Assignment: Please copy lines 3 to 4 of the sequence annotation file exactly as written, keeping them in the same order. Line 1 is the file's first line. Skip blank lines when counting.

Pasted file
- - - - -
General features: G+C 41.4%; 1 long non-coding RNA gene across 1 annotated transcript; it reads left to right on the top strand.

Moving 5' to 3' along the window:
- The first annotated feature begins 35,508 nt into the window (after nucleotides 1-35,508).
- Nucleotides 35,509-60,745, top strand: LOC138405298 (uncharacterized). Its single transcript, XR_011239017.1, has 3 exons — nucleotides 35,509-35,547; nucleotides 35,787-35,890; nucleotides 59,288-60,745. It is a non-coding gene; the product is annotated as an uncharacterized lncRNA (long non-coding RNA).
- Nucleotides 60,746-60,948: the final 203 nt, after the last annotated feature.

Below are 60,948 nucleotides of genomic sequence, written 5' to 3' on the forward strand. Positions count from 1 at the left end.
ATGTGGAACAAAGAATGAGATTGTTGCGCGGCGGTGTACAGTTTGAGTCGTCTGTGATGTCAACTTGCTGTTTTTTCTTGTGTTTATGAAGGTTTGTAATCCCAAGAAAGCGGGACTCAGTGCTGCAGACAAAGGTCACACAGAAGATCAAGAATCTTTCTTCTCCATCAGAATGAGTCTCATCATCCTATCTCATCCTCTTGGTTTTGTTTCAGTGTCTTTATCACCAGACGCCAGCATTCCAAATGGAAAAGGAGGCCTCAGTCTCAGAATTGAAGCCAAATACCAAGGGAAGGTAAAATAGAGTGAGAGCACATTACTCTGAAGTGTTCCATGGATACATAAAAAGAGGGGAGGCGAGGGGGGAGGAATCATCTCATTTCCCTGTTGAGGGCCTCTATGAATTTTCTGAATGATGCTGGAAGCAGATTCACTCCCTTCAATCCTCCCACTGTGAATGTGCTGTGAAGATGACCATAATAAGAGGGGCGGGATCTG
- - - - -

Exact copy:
- The first annotated feature begins 35,508 nt into the window (after nucleotides 1-35,508).
- Nucleotides 35,509-60,745, top strand: LOC138405298 (uncharacterized). Its single transcript, XR_011239017.1, has 3 exons — nucleotides 35,509-35,547; nucleotides 35,787-35,890; nucleotides 59,288-60,745. It is a non-coding gene; the product is annotated as an uncharacterized lncRNA (long non-coding RNA).